The Chair

Shuttleworth Gatherings are always fun. Fun, intensively thought-provoking and tiring. At each event, we get the opportunity to tap the minds of the fellow Fellows on a topic or issue we are working on. What follows is an hour or so of amazing insights from all sorts of smart people with very deep, diverse, insights into the issue. I have been to 4 Gatherings now and these sessions have deeply affected how I approach things and what I do.

At the most recent Gathering in Vancouver (early May) I pitched the following idea to about 14 sharp minds.

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Aim: How to build community around Open Source Software Products

And I loaded it with the following assumption…

Assumption: The developers and users are not the same people.

My question to the group was set up with some background to my thinking about open source culture on which I have written a lot recently on this blog. The main idea being that open source has been great at developing infrastructure and developer tools but not user-facing products. The problem, as I see it, is that the ‘user’ (use-case specialist) is not central to the culture in these cases, rather the projects are developer led. So, if the use-case specialist was central to the culture, how would this work?

My two questions to the group were:

  1. why would people want to be involved?
  2. what would that interaction look like?

The chair pictured is one of the ‘artifacts’ that came out of the session. I took a photo because the session was super-helpful for me and led directly to a conversation a few days later in Athens with the Coko PubSweet team.

Ponderings

I haven’t had time to fully distil and unpack the Shuttleworth session, but there are a number of phrases and thoughts that are hanging around in my head that feel like pieces to a puzzle which I have yet to solve…. Some of the pieces as they exist in my head now:

  • attract/motivate people to be part of the project, not just part of the product
  • be community-centric (as opposed to dev or product-centric)
  • in a diverse collaborative group we must learn to speak each other’s domain language
  • work from a shared passion, not a shared need
  • such communities aren’t for everyone and we should be ok with this
  • success must be a shared metric
  • make it fun
  • make it something that is a shared journey/adventure/exploration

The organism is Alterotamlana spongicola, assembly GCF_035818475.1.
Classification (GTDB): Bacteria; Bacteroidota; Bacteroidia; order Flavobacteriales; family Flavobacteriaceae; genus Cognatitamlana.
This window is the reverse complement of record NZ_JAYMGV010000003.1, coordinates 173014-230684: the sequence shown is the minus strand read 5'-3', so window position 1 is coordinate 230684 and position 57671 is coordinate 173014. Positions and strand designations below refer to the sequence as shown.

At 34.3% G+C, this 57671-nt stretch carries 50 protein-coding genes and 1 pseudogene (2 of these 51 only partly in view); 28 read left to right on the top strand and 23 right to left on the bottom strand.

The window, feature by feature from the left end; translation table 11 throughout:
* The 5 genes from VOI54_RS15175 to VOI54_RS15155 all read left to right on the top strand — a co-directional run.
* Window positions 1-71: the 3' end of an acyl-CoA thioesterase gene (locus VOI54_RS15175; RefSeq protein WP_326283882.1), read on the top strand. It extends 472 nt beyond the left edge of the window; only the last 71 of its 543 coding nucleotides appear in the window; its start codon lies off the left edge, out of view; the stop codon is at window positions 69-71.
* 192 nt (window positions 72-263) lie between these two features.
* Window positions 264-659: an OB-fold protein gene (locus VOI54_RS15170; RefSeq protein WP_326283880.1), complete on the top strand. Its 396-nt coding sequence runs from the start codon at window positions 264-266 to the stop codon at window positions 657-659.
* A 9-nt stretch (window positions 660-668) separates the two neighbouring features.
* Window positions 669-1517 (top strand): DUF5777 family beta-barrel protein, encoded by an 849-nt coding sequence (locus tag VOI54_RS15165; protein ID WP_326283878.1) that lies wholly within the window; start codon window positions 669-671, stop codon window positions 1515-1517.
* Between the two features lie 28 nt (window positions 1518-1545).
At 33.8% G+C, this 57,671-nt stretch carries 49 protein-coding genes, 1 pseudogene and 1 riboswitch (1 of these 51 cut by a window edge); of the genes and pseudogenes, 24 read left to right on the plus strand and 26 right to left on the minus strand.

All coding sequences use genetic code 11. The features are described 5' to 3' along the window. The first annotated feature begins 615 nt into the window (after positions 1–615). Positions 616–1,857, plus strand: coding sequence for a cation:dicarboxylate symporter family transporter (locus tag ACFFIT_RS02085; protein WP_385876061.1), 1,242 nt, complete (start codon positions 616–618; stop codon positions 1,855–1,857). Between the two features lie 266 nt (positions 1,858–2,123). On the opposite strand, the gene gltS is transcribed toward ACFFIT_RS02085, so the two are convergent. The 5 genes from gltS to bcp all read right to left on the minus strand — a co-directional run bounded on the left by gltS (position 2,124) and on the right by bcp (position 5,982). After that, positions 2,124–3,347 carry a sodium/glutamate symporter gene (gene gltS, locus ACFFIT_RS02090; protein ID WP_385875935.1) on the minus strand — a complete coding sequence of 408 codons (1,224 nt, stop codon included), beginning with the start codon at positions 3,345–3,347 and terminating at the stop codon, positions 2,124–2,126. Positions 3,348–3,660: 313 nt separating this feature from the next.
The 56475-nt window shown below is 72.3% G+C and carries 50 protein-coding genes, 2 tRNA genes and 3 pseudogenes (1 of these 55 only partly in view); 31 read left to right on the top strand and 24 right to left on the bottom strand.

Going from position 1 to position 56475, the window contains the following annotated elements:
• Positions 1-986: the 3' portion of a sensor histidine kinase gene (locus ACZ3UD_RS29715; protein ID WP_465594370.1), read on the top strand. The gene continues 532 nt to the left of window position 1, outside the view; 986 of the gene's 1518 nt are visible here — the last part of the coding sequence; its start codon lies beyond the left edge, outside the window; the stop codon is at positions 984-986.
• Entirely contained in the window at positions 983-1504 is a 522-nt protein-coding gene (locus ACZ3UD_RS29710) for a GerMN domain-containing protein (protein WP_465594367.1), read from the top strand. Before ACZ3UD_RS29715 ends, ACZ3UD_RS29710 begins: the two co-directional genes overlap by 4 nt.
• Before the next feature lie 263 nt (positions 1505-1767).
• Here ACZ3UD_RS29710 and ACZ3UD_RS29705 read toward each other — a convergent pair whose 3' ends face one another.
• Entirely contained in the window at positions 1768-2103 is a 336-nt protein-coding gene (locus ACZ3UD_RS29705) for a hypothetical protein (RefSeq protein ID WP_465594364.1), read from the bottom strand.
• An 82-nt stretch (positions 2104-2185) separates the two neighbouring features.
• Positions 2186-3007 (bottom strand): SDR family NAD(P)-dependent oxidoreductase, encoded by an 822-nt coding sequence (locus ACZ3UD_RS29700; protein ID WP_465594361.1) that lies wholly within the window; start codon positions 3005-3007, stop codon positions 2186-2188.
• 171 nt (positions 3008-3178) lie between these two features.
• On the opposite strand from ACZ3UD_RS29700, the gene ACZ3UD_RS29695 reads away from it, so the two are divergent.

• the journey must be social
  • contributions have equal but different weights
  • developers need to understand the user commitment
  • equality in difference
  • facilitation is hugely important
  • get away from the idea of someone making something for someone else
  • help people understand the value other roles can bring to the process
  • recognize different power dynamics
  • celebrate people for engaging with each other
  • reduce barriers to entry across the board
  • instinctive not explicit
  • community is core for figuring out solutions
  • there is magic in doing something new or in a new way
  • remove the community and all processes from the world of tech
  • keep the conversation really big
  • shared itch, not the same itch

These all link to more coherent and substantive thoughts but they are nice fragments for me to preserve. When I have pondered the matter some more I will draw these themes out in more depth.

What does it mean for me now?

Despite having to process this a little, I have already moved forward on some of these ideas. In Athens, we just finished a meeting with the Coko PubSweet crew. In this meeting, I proposed we discuss how we can get ‘users’ (use-case specialists) and ‘devs’ (code specialists) to work together in close collaboration. This would not answer the question as to how to make a community around open source products but it might give us some learnings and some clues. The idea we came up with is to form small work groups of 2 devs, 2 users, a UX person, and a facilitator – to work together on a trial basis. This would most likely have to be done remotely, which is challenging but the only possible way to make this happen at this moment since we are working with a very distributed team. That’s ok because that is a realistic reflection of the distribution of open source projects anyway.

So we will try this out with the Journal platform we are building. I think we will try it out with one team and reflect on it. See how it goes. From this experience, we will learn some things and take that forward in another iteration…

I was really happy with the discussion at the PubSweet meeting and it reflects the awesome bunch of folks we have at Coko. Really cool people.

Anyway …if the above makes sense to you in its partial, scratch out, form then please reach out to me with your thoughts.

I’d like to thank all the Shuttleworth Fellows that were at the session including Sean BonnerAnasuya SenguptaTarek LoubaniAlasdair DaviesUgo VallauriSeamus KraftPeter Cunliffe-JonesMadeleine BallLuka MustafaAaron MakarukGavin WealeKathi FletcherJesse von Doom and Helen Turvey. An amazing bunch of people.

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